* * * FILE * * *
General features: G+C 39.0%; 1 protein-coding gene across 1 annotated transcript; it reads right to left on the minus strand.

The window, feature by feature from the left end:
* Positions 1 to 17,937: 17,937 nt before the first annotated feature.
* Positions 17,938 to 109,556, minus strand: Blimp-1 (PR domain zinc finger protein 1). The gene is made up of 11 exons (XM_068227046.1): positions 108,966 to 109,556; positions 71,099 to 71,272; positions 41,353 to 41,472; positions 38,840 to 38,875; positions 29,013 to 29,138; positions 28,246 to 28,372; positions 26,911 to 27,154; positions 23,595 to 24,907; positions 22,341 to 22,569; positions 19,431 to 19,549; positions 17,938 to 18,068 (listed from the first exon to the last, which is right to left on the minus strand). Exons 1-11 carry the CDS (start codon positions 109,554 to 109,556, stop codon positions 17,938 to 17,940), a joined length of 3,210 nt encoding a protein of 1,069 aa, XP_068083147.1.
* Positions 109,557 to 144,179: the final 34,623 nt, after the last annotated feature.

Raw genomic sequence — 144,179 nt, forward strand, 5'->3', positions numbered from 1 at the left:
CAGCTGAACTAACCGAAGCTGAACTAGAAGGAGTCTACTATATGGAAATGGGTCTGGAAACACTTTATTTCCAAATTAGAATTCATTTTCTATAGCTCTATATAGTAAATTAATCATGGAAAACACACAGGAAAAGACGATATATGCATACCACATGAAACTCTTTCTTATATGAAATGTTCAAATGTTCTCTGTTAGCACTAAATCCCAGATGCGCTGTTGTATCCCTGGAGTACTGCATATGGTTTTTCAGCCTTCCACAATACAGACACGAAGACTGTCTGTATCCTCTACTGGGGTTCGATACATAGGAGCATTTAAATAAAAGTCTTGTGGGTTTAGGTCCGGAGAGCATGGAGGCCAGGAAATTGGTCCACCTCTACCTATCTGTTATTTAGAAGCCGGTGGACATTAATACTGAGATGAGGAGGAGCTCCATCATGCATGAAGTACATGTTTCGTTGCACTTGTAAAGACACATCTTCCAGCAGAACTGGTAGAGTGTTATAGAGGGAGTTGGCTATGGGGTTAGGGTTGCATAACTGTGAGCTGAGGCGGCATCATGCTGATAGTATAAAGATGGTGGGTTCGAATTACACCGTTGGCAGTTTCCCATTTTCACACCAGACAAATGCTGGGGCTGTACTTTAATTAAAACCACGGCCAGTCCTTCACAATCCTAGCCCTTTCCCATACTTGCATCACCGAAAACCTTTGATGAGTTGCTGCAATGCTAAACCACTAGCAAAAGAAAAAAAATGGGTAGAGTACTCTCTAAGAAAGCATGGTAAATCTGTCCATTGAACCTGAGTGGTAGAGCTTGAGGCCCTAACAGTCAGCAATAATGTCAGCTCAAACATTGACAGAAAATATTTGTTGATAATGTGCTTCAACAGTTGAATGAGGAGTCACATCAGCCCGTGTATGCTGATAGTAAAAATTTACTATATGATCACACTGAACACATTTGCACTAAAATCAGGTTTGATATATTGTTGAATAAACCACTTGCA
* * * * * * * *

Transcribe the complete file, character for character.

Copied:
General features: G+C 39.0%; 1 protein-coding gene across 1 annotated transcript; it reads right to left on the minus strand.

The window, feature by feature from the left end:
* Positions 1 to 17,937: 17,937 nt before the first annotated feature.
* Positions 17,938 to 109,556, minus strand: Blimp-1 (PR domain zinc finger protein 1). The gene is made up of 11 exons (XM_068227046.1): positions 108,966 to 109,556; positions 71,099 to 71,272; positions 41,353 to 41,472; positions 38,840 to 38,875; positions 29,013 to 29,138; positions 28,246 to 28,372; positions 26,911 to 27,154; positions 23,595 to 24,907; positions 22,341 to 22,569; positions 19,431 to 19,549; positions 17,938 to 18,068 (listed from the first exon to the last, which is right to left on the minus strand). Exons 1-11 carry the CDS (start codon positions 109,554 to 109,556, stop codon positions 17,938 to 17,940), a joined length of 3,210 nt encoding a protein of 1,069 aa, XP_068083147.1.
* Positions 109,557 to 144,179: the final 34,623 nt, after the last annotated feature.

Raw genomic sequence — 144,179 nt, forward strand, 5'->3', positions numbered from 1 at the left:
CAGCTGAACTAACCGAAGCTGAACTAGAAGGAGTCTACTATATGGAAATGGGTCTGGAAACACTTTATTTCCAAATTAGAATTCATTTTCTATAGCTCTATATAGTAAATTAATCATGGAAAACACACAGGAAAAGACGATATATGCATACCACATGAAACTCTTTCTTATATGAAATGTTCAAATGTTCTCTGTTAGCACTAAATCCCAGATGCGCTGTTGTATCCCTGGAGTACTGCATATGGTTTTTCAGCCTTCCACAATACAGACACGAAGACTGTCTGTATCCTCTACTGGGGTTCGATACATAGGAGCATTTAAATAAAAGTCTTGTGGGTTTAGGTCCGGAGAGCATGGAGGCCAGGAAATTGGTCCACCTCTACCTATCTGTTATTTAGAAGCCGGTGGACATTAATACTGAGATGAGGAGGAGCTCCATCATGCATGAAGTACATGTTTCGTTGCACTTGTAAAGACACATCTTCCAGCAGAACTGGTAGAGTGTTATAGAGGGAGTTGGCTATGGGGTTAGGGTTGCATAACTGTGAGCTGAGGCGGCATCATGCTGATAGTATAAAGATGGTGGGTTCGAATTACACCGTTGGCAGTTTCCCATTTTCACACCAGACAAATGCTGGGGCTGTACTTTAATTAAAACCACGGCCAGTCCTTCACAATCCTAGCCCTTTCCCATACTTGCATCACCGAAAACCTTTGATGAGTTGCTGCAATGCTAAACCACTAGCAAAAGAAAAAAAATGGGTAGAGTACTCTCTAAGAAAGCATGGTAAATCTGTCCATTGAACCTGAGTGGTAGAGCTTGAGGCCCTAACAGTCAGCAATAATGTCAGCTCAAACATTGACAGAAAATATTTGTTGATAATGTGCTTCAACAGTTGAATGAGGAGTCACATCAGCCCGTGTATGCTGATAGTAAAAATTTACTATATGATCACACTGAACACATTTGCACTAAAATCAGGTTTGATATATTGTTGAATAAACCACTTGCA